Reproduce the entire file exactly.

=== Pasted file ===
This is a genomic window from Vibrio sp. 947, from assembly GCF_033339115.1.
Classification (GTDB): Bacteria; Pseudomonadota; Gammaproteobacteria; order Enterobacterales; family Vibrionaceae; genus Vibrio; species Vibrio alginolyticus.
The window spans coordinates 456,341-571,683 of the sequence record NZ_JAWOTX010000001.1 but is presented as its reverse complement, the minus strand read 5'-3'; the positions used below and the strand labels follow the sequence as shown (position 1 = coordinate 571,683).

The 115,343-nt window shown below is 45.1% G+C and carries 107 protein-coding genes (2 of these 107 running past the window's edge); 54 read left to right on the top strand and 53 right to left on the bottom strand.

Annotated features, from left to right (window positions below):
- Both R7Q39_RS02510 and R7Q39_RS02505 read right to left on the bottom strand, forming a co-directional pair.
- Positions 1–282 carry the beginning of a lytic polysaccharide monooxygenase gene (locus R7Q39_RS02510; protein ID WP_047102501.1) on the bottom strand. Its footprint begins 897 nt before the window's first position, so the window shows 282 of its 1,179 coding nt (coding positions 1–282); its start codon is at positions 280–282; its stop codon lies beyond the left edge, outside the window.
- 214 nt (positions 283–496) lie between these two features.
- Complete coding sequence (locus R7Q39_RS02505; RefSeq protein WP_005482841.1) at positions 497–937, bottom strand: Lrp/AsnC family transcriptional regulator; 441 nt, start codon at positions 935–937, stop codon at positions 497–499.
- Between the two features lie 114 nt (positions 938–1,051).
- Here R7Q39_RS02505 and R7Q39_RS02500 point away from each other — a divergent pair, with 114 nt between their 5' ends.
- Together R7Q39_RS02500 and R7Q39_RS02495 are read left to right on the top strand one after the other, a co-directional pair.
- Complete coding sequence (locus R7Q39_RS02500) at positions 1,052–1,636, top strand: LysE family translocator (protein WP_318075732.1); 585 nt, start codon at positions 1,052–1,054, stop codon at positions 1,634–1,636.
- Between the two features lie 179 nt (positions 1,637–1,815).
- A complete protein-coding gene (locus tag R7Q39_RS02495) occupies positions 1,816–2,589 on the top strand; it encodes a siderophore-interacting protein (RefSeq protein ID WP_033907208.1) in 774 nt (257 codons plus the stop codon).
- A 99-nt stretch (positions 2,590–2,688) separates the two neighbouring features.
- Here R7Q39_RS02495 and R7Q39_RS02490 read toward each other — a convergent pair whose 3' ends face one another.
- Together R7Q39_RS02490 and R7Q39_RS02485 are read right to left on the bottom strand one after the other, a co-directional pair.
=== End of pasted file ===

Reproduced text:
This is a genomic window from Vibrio sp. 947, from assembly GCF_033339115.1.
Classification (GTDB): Bacteria; Pseudomonadota; Gammaproteobacteria; order Enterobacterales; family Vibrionaceae; genus Vibrio; species Vibrio alginolyticus.
The window spans coordinates 456,341-571,683 of the sequence record NZ_JAWOTX010000001.1 but is presented as its reverse complement, the minus strand read 5'-3'; the positions used below and the strand labels follow the sequence as shown (position 1 = coordinate 571,683).

The 115,343-nt window shown below is 45.1% G+C and carries 107 protein-coding genes (2 of these 107 running past the window's edge); 54 read left to right on the top strand and 53 right to left on the bottom strand.

Annotated features, from left to right (window positions below):
- Both R7Q39_RS02510 and R7Q39_RS02505 read right to left on the bottom strand, forming a co-directional pair.
- Positions 1–282 carry the beginning of a lytic polysaccharide monooxygenase gene (locus R7Q39_RS02510; protein ID WP_047102501.1) on the bottom strand. Its footprint begins 897 nt before the window's first position, so the window shows 282 of its 1,179 coding nt (coding positions 1–282); its start codon is at positions 280–282; its stop codon lies beyond the left edge, outside the window.
- 214 nt (positions 283–496) lie between these two features.
- Complete coding sequence (locus R7Q39_RS02505; RefSeq protein WP_005482841.1) at positions 497–937, bottom strand: Lrp/AsnC family transcriptional regulator; 441 nt, start codon at positions 935–937, stop codon at positions 497–499.
- Between the two features lie 114 nt (positions 938–1,051).
- Here R7Q39_RS02505 and R7Q39_RS02500 point away from each other — a divergent pair, with 114 nt between their 5' ends.
- Together R7Q39_RS02500 and R7Q39_RS02495 are read left to right on the top strand one after the other, a co-directional pair.
- Complete coding sequence (locus R7Q39_RS02500) at positions 1,052–1,636, top strand: LysE family translocator (protein WP_318075732.1); 585 nt, start codon at positions 1,052–1,054, stop codon at positions 1,634–1,636.
- Between the two features lie 179 nt (positions 1,637–1,815).
- A complete protein-coding gene (locus tag R7Q39_RS02495) occupies positions 1,816–2,589 on the top strand; it encodes a siderophore-interacting protein (RefSeq protein ID WP_033907208.1) in 774 nt (257 codons plus the stop codon).
- A 99-nt stretch (positions 2,590–2,688) separates the two neighbouring features.
- Here R7Q39_RS02495 and R7Q39_RS02490 read toward each other — a convergent pair whose 3' ends face one another.
- Together R7Q39_RS02490 and R7Q39_RS02485 are read right to left on the bottom strand one after the other, a co-directional pair.